IN A NAME?
Bird's Eye View of Boat Names
1990/2011 Tor Pinney - All Rights Reserved
I do not like her name.
Orlando: There was no thought of pleasing you when she was
- Shakespeare - As You Like It
phenomenon peculiar to boats and ships, which we tend to take
for granted, reveals much about mariners. That is the universal
custom we have of naming our watercraft.
were naming their Nile River boats before they built the
pyramids, and the tradition flourished ever since. Some names
have etched themselves indelibly into the annals of human
Nina, and Pinta are probably the most familiar
boat names in America. One of the earlier sailboats to cruise
the Med, Argo, is still remembered for helping Jason
bring home the Golden Fleece. Bounty, Titanic,
Spray, Calypso, each through its own good or bad
fortune has earned its place in maritime folklore.
Just why we
name our yachts today is hard to say. Of course, there's the
tradition; everyone else does it. And there's the Marine Patrol.
They usually insist on something being written on the
registration, even if it's "No Name.” But mostly I
suspect we do it because it's fun. We like to infuse our proud
vessels with their own distinct personalities, often reflections
of our own. It's a form of self-expression, like the message on
a T-shirt or a vanity license plate on a car, only bigger. A
boat's name may provide some of insight into the personality and
the real or wishful self-image of the person doing the naming.
reasons for naming boats, name them we do. There are funny names
and cute ones, bold and audacious names and humble ones, too.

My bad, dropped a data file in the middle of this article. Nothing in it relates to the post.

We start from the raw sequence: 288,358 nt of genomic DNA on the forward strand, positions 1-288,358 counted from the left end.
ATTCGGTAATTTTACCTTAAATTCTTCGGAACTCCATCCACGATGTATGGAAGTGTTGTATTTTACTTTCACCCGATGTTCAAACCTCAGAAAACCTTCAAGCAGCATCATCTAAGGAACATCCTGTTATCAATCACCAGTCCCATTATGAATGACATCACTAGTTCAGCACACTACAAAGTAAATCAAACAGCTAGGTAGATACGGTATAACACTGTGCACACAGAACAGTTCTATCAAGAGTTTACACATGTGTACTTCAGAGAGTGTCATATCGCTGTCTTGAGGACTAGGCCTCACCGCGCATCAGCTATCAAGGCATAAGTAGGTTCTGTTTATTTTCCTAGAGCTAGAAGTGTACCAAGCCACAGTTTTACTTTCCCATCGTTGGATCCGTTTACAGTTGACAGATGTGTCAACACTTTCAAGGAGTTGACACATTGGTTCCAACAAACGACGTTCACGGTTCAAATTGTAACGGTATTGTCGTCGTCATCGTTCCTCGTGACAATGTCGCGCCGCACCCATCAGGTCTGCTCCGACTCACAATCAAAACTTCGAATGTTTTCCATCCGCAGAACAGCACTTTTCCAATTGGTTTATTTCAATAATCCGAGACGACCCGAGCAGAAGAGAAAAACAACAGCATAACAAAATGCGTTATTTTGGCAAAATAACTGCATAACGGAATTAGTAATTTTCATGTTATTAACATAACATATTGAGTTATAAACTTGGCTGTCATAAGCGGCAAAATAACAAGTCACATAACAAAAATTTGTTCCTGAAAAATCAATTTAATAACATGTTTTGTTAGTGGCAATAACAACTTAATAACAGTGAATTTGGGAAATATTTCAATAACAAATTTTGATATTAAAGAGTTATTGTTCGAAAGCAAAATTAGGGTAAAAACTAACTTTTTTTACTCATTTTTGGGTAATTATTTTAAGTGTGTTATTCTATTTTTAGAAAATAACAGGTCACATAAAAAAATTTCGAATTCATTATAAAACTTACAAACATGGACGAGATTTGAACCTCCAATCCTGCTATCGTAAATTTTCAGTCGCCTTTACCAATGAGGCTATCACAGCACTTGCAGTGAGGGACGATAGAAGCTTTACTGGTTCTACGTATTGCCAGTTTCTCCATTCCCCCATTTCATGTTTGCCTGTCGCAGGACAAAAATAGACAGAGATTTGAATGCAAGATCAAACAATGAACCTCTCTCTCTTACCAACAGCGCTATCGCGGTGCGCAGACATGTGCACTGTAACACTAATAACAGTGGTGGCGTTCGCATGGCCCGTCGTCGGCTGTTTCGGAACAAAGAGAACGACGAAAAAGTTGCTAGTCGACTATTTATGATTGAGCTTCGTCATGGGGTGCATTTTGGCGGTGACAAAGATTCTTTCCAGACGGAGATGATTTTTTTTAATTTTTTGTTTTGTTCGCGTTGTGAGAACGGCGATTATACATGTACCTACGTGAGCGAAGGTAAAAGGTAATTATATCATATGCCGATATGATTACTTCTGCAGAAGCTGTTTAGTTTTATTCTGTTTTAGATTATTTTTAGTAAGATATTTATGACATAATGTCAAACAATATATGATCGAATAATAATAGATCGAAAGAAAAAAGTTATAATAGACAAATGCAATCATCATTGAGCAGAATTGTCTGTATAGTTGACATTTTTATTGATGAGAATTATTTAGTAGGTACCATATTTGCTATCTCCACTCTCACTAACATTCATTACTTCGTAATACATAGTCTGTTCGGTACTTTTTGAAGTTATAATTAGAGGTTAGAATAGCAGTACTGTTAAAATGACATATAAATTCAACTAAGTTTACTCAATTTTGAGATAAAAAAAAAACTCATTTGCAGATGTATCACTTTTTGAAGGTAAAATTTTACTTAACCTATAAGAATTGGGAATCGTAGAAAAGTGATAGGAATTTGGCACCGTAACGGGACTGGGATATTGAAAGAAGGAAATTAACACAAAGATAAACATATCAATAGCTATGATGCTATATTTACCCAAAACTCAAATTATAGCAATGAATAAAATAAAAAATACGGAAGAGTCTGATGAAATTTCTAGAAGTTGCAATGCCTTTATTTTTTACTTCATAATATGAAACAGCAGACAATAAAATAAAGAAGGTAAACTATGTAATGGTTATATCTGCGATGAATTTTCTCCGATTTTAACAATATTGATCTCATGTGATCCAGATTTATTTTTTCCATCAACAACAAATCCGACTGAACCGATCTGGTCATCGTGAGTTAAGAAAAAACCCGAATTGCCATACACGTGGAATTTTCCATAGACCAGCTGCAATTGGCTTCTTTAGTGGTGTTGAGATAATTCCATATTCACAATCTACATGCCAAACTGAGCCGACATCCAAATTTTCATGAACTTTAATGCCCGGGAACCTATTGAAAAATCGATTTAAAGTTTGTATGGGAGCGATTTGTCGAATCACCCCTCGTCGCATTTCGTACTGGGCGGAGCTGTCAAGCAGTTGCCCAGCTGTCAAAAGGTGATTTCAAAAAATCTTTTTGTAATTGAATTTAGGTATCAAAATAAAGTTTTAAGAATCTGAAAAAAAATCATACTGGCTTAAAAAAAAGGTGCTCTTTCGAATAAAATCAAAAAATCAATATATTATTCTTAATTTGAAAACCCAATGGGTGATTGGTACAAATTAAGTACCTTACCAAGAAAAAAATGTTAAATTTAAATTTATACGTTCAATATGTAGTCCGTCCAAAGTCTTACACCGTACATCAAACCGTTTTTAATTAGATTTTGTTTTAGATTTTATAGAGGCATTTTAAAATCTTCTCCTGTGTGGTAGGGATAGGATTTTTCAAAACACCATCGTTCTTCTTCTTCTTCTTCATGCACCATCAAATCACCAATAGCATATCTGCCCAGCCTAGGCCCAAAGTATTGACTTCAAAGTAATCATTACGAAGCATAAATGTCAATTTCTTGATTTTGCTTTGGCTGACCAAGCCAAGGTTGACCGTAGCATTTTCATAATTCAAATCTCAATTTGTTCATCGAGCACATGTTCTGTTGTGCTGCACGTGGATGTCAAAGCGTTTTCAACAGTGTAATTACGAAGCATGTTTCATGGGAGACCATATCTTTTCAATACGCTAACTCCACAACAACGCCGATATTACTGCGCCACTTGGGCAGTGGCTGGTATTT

Noble, proud, joyful, serious, functional, egotistical,
ideological, meaningful, and meaningless; historical, original,
and just plain tacky. The sheer numbers of boats and ships, even
with the inevitable duplication of names, suggests the
staggering number of appellations currently in use around the
world. Multiply that by the number of different languages and,
well, there must be millions!
as the names themselves are the superstitions we attach to them.
Barely a century ago, Old World sailors feared it was bad luck
to sail aboard a ship with a six-letter name, but if the name
had seven letters the ship was lucky. Even today a lot of people
that buy a pre-owned boat are reluctant to change the vessel's
name because it's "bad luck." Those fortunate enough to launch a
brand new boat, who's original name they have chosen, do so with
an elaborate "christening" ceremony. This unlikely ritual
requires a bottle of champagne to be broken across the bow,
usually by a woman, who pronounces "I hereby christen thee
‘so-and-so’", thus somehow ensuring good fortune to the boat and
lending the name an almost divine significance.
Have you ever
looked at a beautiful yacht and then been sorely disappointed
when you read the name on the transom? Sometimes we can't help
thinking we could have come up with something much more
appropriate had it been up to us. Ah, but that’s often easier